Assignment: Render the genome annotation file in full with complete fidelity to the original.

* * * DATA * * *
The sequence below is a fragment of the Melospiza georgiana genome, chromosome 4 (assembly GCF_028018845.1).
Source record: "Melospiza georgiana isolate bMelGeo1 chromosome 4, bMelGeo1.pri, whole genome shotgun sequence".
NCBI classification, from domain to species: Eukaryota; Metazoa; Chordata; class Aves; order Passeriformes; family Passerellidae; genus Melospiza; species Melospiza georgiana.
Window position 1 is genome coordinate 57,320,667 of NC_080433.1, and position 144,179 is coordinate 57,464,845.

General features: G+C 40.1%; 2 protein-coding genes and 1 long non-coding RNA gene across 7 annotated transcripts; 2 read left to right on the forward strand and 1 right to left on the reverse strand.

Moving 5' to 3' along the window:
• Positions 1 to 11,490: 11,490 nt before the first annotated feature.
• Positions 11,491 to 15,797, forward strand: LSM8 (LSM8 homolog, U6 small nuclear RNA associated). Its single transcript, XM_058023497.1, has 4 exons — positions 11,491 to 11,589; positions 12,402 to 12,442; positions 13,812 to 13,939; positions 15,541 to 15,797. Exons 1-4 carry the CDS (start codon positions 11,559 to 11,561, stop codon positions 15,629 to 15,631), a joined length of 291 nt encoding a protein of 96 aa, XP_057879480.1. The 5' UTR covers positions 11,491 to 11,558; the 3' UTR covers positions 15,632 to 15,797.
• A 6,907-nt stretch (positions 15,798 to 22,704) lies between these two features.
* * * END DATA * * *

The sequence below is a fragment of the Melospiza georgiana genome, chromosome 4 (assembly GCF_028018845.1).
Source record: "Melospiza georgiana isolate bMelGeo1 chromosome 4, bMelGeo1.pri, whole genome shotgun sequence".
NCBI classification, from domain to species: Eukaryota; Metazoa; Chordata; class Aves; order Passeriformes; family Passerellidae; genus Melospiza; species Melospiza georgiana.
Window position 1 is genome coordinate 57,320,667 of NC_080433.1, and position 144,179 is coordinate 57,464,845.

General features: G+C 40.1%; 2 protein-coding genes and 1 long non-coding RNA gene across 7 annotated transcripts; 2 read left to right on the forward strand and 1 right to left on the reverse strand.

Moving 5' to 3' along the window:
• Positions 1 to 11,490: 11,490 nt before the first annotated feature.
• Positions 11,491 to 15,797, forward strand: LSM8 (LSM8 homolog, U6 small nuclear RNA associated). Its single transcript, XM_058023497.1, has 4 exons — positions 11,491 to 11,589; positions 12,402 to 12,442; positions 13,812 to 13,939; positions 15,541 to 15,797. Exons 1-4 carry the CDS (start codon positions 11,559 to 11,561, stop codon positions 15,629 to 15,631), a joined length of 291 nt encoding a protein of 96 aa, XP_057879480.1. The 5' UTR covers positions 11,491 to 11,558; the 3' UTR covers positions 15,632 to 15,797.
• A 6,907-nt stretch (positions 15,798 to 22,704) lies between these two features.